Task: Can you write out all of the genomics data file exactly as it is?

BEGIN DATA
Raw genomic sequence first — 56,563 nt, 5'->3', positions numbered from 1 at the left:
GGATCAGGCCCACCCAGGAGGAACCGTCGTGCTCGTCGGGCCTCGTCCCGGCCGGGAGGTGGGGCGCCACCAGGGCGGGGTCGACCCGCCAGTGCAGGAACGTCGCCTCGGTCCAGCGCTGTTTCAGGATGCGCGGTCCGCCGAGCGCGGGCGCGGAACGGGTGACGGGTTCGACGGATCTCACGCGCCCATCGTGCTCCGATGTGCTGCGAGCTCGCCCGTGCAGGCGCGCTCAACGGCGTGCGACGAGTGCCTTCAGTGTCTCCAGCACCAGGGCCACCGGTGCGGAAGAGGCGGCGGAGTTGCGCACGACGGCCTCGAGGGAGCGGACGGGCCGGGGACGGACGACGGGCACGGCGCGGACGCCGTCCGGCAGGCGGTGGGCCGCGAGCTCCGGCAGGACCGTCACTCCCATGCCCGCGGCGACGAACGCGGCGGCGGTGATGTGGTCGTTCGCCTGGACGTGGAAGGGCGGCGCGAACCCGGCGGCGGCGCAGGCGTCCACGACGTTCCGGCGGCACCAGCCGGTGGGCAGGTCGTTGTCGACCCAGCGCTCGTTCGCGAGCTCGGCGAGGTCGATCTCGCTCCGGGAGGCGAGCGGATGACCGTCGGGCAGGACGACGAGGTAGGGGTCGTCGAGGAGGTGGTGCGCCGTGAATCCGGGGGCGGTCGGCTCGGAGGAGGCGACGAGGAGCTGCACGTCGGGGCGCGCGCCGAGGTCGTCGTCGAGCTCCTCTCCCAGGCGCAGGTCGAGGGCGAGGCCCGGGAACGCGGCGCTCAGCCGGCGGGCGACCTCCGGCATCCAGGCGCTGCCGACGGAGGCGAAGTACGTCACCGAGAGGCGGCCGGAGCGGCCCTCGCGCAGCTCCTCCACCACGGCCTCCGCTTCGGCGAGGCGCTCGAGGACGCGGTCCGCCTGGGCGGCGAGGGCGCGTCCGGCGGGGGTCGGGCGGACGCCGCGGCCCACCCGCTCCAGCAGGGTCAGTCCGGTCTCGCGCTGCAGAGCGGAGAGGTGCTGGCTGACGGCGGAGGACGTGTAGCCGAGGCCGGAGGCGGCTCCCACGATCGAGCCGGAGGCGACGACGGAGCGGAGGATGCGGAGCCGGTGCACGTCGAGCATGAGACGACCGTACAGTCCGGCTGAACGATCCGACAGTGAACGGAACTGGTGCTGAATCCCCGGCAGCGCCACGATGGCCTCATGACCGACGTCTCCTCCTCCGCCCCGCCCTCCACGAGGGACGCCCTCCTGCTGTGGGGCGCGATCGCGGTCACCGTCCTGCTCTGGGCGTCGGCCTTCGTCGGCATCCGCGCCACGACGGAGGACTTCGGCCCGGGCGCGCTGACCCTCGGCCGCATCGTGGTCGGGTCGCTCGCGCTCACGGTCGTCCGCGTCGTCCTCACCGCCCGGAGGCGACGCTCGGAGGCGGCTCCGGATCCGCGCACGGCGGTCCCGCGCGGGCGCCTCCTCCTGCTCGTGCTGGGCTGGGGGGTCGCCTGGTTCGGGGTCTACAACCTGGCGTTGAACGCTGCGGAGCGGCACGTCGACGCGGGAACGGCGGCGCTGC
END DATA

Raw genomic sequence first — 56,563 nt, 5'->3', positions numbered from 1 at the left:
GGATCAGGCCCACCCAGGAGGAACCGTCGTGCTCGTCGGGCCTCGTCCCGGCCGGGAGGTGGGGCGCCACCAGGGCGGGGTCGACCCGCCAGTGCAGGAACGTCGCCTCGGTCCAGCGCTGTTTCAGGATGCGCGGTCCGCCGAGCGCGGGCGCGGAACGGGTGACGGGTTCGACGGATCTCACGCGCCCATCGTGCTCCGATGTGCTGCGAGCTCGCCCGTGCAGGCGCGCTCAACGGCGTGCGACGAGTGCCTTCAGTGTCTCCAGCACCAGGGCCACCGGTGCGGAAGAGGCGGCGGAGTTGCGCACGACGGCCTCGAGGGAGCGGACGGGCCGGGGACGGACGACGGGCACGGCGCGGACGCCGTCCGGCAGGCGGTGGGCCGCGAGCTCCGGCAGGACCGTCACTCCCATGCCCGCGGCGACGAACGCGGCGGCGGTGATGTGGTCGTTCGCCTGGACGTGGAAGGGCGGCGCGAACCCGGCGGCGGCGCAGGCGTCCACGACGTTCCGGCGGCACCAGCCGGTGGGCAGGTCGTTGTCGACCCAGCGCTCGTTCGCGAGCTCGGCGAGGTCGATCTCGCTCCGGGAGGCGAGCGGATGACCGTCGGGCAGGACGACGAGGTAGGGGTCGTCGAGGAGGTGGTGCGCCGTGAATCCGGGGGCGGTCGGCTCGGAGGAGGCGACGAGGAGCTGCACGTCGGGGCGCGCGCCGAGGTCGTCGTCGAGCTCCTCTCCCAGGCGCAGGTCGAGGGCGAGGCCCGGGAACGCGGCGCTCAGCCGGCGGGCGACCTCCGGCATCCAGGCGCTGCCGACGGAGGCGAAGTACGTCACCGAGAGGCGGCCGGAGCGGCCCTCGCGCAGCTCCTCCACCACGGCCTCCGCTTCGGCGAGGCGCTCGAGGACGCGGTCCGCCTGGGCGGCGAGGGCGCGTCCGGCGGGGGTCGGGCGGACGCCGCGGCCCACCCGCTCCAGCAGGGTCAGTCCGGTCTCGCGCTGCAGAGCGGAGAGGTGCTGGCTGACGGCGGAGGACGTGTAGCCGAGGCCGGAGGCGGCTCCCACGATCGAGCCGGAGGCGACGACGGAGCGGAGGATGCGGAGCCGGTGCACGTCGAGCATGAGACGACCGTACAGTCCGGCTGAACGATCCGACAGTGAACGGAACTGGTGCTGAATCCCCGGCAGCGCCACGATGGCCTCATGACCGACGTCTCCTCCTCCGCCCCGCCCTCCACGAGGGACGCCCTCCTGCTGTGGGGCGCGATCGCGGTCACCGTCCTGCTCTGGGCGTCGGCCTTCGTCGGCATCCGCGCCACGACGGAGGACTTCGGCCCGGGCGCGCTGACCCTCGGCCGCATCGTGGTCGGGTCGCTCGCGCTCACGGTCGTCCGCGTCGTCCTCACCGCCCGGAGGCGACGCTCGGAGGCGGCTCCGGATCCGCGCACGGCGGTCCCGCGCGGGCGCCTCCTCCTGCTCGTGCTGGGCTGGGGGGTCGCCTGGTTCGGGGTCTACAACCTGGCGTTGAACGCTGCGGAGCGGCACGTCGACGCGGGAACGGCGGCGCTGC